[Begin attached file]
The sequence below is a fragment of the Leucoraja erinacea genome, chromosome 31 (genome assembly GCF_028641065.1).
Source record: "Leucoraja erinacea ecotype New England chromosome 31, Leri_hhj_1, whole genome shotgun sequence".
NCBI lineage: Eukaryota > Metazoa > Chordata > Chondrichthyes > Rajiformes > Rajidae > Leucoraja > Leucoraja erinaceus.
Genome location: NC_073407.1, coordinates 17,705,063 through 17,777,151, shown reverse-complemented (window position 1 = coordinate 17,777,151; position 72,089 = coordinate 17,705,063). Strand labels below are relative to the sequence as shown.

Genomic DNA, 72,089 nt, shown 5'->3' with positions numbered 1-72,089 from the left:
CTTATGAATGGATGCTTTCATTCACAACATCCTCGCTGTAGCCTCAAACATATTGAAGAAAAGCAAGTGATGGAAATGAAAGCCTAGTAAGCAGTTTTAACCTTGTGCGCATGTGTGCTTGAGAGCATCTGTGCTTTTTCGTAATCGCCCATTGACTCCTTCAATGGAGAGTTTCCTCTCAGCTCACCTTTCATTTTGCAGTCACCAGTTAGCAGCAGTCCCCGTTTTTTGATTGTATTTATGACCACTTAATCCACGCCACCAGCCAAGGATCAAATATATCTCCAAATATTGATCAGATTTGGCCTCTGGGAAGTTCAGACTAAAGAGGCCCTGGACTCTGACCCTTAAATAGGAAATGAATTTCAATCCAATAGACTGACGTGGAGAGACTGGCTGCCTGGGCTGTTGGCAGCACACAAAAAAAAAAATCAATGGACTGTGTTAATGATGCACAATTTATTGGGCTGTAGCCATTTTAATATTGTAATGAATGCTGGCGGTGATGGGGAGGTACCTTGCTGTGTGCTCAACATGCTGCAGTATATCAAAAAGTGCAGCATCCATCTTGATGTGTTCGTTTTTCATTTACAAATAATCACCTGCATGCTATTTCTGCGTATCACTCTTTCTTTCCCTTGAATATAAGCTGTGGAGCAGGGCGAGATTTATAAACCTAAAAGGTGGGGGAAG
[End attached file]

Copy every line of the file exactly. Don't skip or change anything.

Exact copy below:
The sequence below is a fragment of the Leucoraja erinacea genome, chromosome 31 (genome assembly GCF_028641065.1).
Source record: "Leucoraja erinacea ecotype New England chromosome 31, Leri_hhj_1, whole genome shotgun sequence".
NCBI lineage: Eukaryota > Metazoa > Chordata > Chondrichthyes > Rajiformes > Rajidae > Leucoraja > Leucoraja erinaceus.
Genome location: NC_073407.1, coordinates 17,705,063 through 17,777,151, shown reverse-complemented (window position 1 = coordinate 17,777,151; position 72,089 = coordinate 17,705,063). Strand labels below are relative to the sequence as shown.

Genomic DNA, 72,089 nt, shown 5'->3' with positions numbered 1-72,089 from the left:
CTTATGAATGGATGCTTTCATTCACAACATCCTCGCTGTAGCCTCAAACATATTGAAGAAAAGCAAGTGATGGAAATGAAAGCCTAGTAAGCAGTTTTAACCTTGTGCGCATGTGTGCTTGAGAGCATCTGTGCTTTTTCGTAATCGCCCATTGACTCCTTCAATGGAGAGTTTCCTCTCAGCTCACCTTTCATTTTGCAGTCACCAGTTAGCAGCAGTCCCCGTTTTTTGATTGTATTTATGACCACTTAATCCACGCCACCAGCCAAGGATCAAATATATCTCCAAATATTGATCAGATTTGGCCTCTGGGAAGTTCAGACTAAAGAGGCCCTGGACTCTGACCCTTAAATAGGAAATGAATTTCAATCCAATAGACTGACGTGGAGAGACTGGCTGCCTGGGCTGTTGGCAGCACACAAAAAAAAAAATCAATGGACTGTGTTAATGATGCACAATTTATTGGGCTGTAGCCATTTTAATATTGTAATGAATGCTGGCGGTGATGGGGAGGTACCTTGCTGTGTGCTCAACATGCTGCAGTATATCAAAAAGTGCAGCATCCATCTTGATGTGTTCGTTTTTCATTTACAAATAATCACCTGCATGCTATTTCTGCGTATCACTCTTTCTTTCCCTTGAATATAAGCTGTGGAGCAGGGCGAGATTTATAAACCTAAAAGGTGGGGGAAG